HAPPY BIRTHDAY TO US
Holy crap. What a bevy of festivities Detroiters had to choose from this past weekend! Area:One at Pine Kno … uh, the DTE Energy Music Theatre (still located on Pine Knob Road by the way), the return of Speedball at the Magic Bag, the Shelter Me benefit, and, of course, that small, low-key, not overly publicized get-together known as Detroit 300. Unless you’ve been living under a hubcap on the side of I-75, you already know about all Detroit turning the big three-oh-oh, and were probably down at Hart Plaza at some point to gawk at the tall ships or get repeatedly plowed into by the pulsating throng of bodies that packed the area — that is, if you were actually able to find a parking spot that was less than five miles away. So many people traversed downtown on Saturday that at some point just about every single road leading downtown was shut off, leading to some not-so-happy commuters. In fact, Josie Siegler of Auburn Hills was overheard quipping: “I should just walk from Auburn Hills — it’ll be faster than actually driving.” There were simply too many people spotted to mention them all; needless to say, if you’ve ever ventured south of Eight Mile, you were probably there and feel free to write your name in here: __________. The enormously frustrating traffic and parking situation did not seem to dampen the spirits of attendees — although the humidity index certainly dampened their clothing, as the temperatures were unsufferably New Orleans-esque; I walked out of my apartment with a buck-fifty in change stuck to my ass.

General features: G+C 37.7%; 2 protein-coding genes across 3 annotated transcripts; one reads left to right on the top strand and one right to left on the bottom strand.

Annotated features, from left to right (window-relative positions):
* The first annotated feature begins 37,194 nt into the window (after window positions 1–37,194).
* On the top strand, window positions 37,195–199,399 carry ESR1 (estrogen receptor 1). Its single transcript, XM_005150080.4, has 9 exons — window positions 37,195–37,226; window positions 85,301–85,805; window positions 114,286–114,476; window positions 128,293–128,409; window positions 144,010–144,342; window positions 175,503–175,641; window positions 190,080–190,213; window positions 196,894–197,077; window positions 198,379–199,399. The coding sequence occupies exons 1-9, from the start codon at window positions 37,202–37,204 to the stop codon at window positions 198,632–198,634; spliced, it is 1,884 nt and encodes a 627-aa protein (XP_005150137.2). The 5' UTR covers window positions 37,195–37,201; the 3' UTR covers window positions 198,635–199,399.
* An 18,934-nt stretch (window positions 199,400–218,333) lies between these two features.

After Marcus Belgrave finished up his performance at the local stage, he beautifully summed up Detroit 300 in one terse sentence: “It’s been great — now I have to walk five miles to my car and find someplace to pee.”
SHELTER AT THE SHELTER
Words cannot describe the spectacular-ness of the Shelter Me benefit that rocked the Shelter on Saturday night. A special benefit for Jethro’s Place and the Michigan Animal Rescue League, the smokin’ soiree was put together by gothgrrls.org, a local private organization of faboo divas who are adamant animal lovers. The gothgrrls are not professional promoters or producers (although they are an enormously talented, resourceful and well-connected bunch), they are simply a group of sentimental grrlies who heard the story of Leo, a horrifically abused kitty left for dead in an elevator, and were so touched they were moved to do something about it. The entire proceeds went to the two no-kill shelters, which do not euthanize healthy, treatable animals, and do not sell them to animal researchers. (This is a shockingly common practice at some animal shelters.) Despite the nightmarish tangle of traffic and parking caused by Detroit 300, and numerous competing events, the event still drew a huge crowd and the ladies were able to raise approximately $1,200 for the shelters. The event was also marred by numerous lousy occurrences — the lack of a suitable CD player for the DJ, and the Shelter being completely flooded with rainwater when the bands showed up for sound check — but it was still an extremely successful, highly professional event. You go, gothgrrls!